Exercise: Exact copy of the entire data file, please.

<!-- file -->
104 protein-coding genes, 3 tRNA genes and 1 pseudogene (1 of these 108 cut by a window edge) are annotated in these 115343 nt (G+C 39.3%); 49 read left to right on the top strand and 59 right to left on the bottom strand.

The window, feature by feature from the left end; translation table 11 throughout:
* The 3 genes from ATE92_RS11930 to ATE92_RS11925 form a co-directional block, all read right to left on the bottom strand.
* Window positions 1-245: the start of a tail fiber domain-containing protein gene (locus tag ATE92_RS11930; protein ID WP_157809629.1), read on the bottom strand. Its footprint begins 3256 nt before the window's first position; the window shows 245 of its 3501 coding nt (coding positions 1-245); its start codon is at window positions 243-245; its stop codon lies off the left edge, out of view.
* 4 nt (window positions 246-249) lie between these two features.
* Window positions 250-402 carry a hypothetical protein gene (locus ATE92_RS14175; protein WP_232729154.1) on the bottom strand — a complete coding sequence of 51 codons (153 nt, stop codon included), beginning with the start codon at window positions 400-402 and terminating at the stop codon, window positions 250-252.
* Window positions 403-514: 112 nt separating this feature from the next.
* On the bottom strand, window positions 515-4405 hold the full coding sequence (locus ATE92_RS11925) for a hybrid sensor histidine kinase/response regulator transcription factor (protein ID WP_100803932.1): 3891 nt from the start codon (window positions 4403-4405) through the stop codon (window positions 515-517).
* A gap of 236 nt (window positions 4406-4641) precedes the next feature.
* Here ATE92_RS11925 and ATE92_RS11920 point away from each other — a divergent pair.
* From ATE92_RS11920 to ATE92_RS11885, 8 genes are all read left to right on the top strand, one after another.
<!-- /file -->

104 protein-coding genes, 3 tRNA genes and 1 pseudogene (1 of these 108 cut by a window edge) are annotated in these 115343 nt (G+C 39.3%); 49 read left to right on the top strand and 59 right to left on the bottom strand.

The window, feature by feature from the left end; translation table 11 throughout:
* The 3 genes from ATE92_RS11930 to ATE92_RS11925 form a co-directional block, all read right to left on the bottom strand.
* Window positions 1-245: the start of a tail fiber domain-containing protein gene (locus tag ATE92_RS11930; protein ID WP_157809629.1), read on the bottom strand. Its footprint begins 3256 nt before the window's first position; the window shows 245 of its 3501 coding nt (coding positions 1-245); its start codon is at window positions 243-245; its stop codon lies off the left edge, out of view.
* 4 nt (window positions 246-249) lie between these two features.
* Window positions 250-402 carry a hypothetical protein gene (locus ATE92_RS14175; protein WP_232729154.1) on the bottom strand — a complete coding sequence of 51 codons (153 nt, stop codon included), beginning with the start codon at window positions 400-402 and terminating at the stop codon, window positions 250-252.
* Window positions 403-514: 112 nt separating this feature from the next.
* On the bottom strand, window positions 515-4405 hold the full coding sequence (locus ATE92_RS11925) for a hybrid sensor histidine kinase/response regulator transcription factor (protein ID WP_100803932.1): 3891 nt from the start codon (window positions 4403-4405) through the stop codon (window positions 515-517).
* A gap of 236 nt (window positions 4406-4641) precedes the next feature.
* Here ATE92_RS11925 and ATE92_RS11920 point away from each other — a divergent pair.
* From ATE92_RS11920 to ATE92_RS11885, 8 genes are all read left to right on the top strand, one after another.